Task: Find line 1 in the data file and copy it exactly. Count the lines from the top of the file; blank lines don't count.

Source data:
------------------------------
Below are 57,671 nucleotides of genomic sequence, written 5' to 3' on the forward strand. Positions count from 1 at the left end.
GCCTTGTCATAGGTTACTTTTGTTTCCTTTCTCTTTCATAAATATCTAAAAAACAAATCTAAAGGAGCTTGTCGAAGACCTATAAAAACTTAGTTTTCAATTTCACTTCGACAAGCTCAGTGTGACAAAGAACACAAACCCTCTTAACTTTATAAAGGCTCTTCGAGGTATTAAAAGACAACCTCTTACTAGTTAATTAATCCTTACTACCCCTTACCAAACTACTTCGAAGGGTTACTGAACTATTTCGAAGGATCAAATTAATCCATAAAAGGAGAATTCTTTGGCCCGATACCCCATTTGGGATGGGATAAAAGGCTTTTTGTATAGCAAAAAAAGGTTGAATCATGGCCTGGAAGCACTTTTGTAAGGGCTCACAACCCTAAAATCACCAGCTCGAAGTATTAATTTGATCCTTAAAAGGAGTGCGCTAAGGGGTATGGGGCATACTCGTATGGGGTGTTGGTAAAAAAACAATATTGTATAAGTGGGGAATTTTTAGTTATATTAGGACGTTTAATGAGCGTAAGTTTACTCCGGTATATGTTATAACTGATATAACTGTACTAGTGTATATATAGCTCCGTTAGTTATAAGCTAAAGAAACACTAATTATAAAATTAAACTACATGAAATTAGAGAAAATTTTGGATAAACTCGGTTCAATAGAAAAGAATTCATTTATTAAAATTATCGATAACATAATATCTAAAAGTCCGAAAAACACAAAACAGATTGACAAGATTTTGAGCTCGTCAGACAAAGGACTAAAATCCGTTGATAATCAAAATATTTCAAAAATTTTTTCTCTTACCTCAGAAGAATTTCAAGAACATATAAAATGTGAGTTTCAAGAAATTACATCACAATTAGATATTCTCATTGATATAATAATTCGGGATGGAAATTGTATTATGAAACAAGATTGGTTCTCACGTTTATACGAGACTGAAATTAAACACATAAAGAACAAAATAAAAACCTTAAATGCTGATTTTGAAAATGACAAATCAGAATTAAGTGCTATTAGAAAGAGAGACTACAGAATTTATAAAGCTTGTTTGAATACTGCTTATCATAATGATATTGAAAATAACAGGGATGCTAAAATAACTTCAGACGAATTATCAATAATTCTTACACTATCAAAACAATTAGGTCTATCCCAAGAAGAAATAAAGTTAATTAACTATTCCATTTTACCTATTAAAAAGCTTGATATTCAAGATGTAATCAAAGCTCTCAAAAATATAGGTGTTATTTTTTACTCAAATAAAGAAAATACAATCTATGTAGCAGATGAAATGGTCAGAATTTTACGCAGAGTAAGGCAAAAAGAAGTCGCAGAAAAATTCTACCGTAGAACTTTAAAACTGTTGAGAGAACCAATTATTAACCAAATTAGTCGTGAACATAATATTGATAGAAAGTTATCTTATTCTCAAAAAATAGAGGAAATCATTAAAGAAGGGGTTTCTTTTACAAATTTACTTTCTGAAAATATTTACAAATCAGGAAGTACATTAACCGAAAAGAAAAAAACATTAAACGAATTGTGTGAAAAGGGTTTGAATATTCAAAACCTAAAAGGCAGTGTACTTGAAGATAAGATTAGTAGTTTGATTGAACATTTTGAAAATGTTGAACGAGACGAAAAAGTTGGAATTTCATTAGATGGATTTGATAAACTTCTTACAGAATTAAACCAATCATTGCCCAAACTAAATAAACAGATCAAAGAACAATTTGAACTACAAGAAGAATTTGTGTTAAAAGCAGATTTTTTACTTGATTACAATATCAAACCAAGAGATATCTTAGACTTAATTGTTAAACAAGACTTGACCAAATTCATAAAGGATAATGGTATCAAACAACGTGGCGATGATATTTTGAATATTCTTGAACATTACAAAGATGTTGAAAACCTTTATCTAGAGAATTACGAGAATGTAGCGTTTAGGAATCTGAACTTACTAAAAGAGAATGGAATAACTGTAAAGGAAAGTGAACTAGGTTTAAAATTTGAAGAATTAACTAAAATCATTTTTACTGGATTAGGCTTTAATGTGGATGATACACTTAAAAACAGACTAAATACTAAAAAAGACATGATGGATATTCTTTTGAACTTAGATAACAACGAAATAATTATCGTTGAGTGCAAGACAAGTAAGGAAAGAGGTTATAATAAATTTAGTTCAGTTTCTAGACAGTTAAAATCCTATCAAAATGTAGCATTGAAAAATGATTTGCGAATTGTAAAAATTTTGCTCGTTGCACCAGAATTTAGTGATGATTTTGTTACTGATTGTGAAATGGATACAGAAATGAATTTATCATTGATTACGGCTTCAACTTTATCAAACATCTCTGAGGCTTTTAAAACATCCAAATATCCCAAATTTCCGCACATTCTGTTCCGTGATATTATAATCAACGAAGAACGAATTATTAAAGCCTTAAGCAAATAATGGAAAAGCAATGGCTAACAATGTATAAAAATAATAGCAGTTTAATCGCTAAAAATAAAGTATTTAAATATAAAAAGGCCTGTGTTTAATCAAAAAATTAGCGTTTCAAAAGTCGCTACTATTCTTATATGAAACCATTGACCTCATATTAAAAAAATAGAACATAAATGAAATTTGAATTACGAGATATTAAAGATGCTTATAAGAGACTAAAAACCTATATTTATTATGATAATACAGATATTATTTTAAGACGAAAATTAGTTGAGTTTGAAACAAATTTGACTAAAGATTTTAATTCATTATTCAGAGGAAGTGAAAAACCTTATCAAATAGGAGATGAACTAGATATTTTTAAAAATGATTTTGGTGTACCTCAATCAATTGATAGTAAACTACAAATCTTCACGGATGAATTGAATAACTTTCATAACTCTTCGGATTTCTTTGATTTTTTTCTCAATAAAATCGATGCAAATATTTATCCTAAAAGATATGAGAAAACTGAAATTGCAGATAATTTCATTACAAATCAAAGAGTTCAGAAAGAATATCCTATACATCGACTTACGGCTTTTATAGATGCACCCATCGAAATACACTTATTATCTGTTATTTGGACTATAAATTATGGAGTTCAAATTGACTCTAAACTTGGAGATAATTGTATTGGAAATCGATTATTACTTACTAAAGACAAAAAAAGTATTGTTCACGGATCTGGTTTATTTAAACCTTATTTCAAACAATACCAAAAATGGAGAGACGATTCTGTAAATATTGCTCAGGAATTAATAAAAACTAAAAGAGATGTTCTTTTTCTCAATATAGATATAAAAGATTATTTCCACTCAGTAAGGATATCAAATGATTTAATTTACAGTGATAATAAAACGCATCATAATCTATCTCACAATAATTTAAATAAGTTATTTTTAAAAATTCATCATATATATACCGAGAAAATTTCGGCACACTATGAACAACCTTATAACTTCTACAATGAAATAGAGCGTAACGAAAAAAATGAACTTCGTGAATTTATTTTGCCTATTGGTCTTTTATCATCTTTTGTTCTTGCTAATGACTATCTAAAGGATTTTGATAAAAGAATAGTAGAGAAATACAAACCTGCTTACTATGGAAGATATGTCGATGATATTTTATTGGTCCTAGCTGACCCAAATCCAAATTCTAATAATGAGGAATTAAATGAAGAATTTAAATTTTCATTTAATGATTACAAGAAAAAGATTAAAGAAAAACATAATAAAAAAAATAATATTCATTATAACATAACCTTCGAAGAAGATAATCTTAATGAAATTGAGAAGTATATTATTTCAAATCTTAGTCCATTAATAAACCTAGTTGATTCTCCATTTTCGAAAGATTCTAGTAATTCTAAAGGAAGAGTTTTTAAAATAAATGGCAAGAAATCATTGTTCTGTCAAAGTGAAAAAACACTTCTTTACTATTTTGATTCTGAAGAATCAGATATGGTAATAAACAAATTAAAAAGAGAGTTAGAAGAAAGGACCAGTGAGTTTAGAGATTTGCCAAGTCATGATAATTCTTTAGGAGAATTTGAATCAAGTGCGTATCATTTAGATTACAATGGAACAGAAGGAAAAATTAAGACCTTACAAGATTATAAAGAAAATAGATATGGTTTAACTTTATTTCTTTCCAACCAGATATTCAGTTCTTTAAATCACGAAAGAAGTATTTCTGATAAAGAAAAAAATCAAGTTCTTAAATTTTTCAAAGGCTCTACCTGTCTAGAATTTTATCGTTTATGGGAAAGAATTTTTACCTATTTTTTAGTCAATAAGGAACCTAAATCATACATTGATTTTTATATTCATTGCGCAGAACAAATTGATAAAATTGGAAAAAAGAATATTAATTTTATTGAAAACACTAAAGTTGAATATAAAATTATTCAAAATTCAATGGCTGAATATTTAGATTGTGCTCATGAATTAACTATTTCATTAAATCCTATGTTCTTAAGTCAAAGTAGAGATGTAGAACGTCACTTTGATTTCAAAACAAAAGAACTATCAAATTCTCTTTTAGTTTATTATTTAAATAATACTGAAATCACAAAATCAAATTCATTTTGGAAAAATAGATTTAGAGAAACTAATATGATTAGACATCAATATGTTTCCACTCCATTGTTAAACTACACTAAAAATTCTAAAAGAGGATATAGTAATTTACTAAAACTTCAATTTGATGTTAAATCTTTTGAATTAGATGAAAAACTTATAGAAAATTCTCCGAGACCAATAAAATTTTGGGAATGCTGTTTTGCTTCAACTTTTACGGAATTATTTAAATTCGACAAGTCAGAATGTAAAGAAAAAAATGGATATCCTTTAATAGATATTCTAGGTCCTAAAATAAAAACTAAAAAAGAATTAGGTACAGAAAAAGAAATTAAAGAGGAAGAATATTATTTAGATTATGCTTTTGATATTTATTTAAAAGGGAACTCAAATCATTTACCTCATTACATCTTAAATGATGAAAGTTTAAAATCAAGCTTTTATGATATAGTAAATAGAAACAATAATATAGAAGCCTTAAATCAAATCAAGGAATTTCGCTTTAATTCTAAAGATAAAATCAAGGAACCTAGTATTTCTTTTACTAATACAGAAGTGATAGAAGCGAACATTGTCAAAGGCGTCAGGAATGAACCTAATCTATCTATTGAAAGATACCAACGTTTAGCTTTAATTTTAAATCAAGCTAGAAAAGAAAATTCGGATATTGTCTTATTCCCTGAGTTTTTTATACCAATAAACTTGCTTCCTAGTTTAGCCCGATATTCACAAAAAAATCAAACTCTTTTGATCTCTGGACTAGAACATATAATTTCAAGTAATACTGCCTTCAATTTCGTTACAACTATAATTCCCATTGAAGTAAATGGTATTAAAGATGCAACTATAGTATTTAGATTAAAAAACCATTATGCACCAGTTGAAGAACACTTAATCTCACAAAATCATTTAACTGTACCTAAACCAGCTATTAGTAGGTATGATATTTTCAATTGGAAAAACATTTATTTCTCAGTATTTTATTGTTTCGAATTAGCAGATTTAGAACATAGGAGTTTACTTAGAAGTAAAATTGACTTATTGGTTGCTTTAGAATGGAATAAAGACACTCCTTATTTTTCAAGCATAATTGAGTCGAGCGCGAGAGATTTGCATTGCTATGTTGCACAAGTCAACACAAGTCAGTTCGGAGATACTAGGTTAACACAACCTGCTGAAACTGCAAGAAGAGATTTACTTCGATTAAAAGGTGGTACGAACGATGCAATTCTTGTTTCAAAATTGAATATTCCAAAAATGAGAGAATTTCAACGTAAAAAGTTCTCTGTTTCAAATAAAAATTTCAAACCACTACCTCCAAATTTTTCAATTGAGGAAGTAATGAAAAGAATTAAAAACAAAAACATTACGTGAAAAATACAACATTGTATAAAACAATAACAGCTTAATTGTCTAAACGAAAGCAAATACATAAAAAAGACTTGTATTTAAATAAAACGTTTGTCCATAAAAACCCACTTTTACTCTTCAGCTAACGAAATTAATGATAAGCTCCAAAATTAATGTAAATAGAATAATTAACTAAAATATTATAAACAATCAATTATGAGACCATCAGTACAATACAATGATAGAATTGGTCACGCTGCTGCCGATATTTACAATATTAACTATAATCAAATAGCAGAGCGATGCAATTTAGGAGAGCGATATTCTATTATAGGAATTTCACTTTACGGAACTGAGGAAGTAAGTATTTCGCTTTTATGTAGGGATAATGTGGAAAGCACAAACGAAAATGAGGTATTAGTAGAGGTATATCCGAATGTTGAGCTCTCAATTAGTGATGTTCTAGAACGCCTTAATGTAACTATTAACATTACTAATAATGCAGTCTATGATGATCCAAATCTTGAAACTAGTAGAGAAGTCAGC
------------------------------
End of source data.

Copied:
Below are 57,671 nucleotides of genomic sequence, written 5' to 3' on the forward strand. Positions count from 1 at the left end.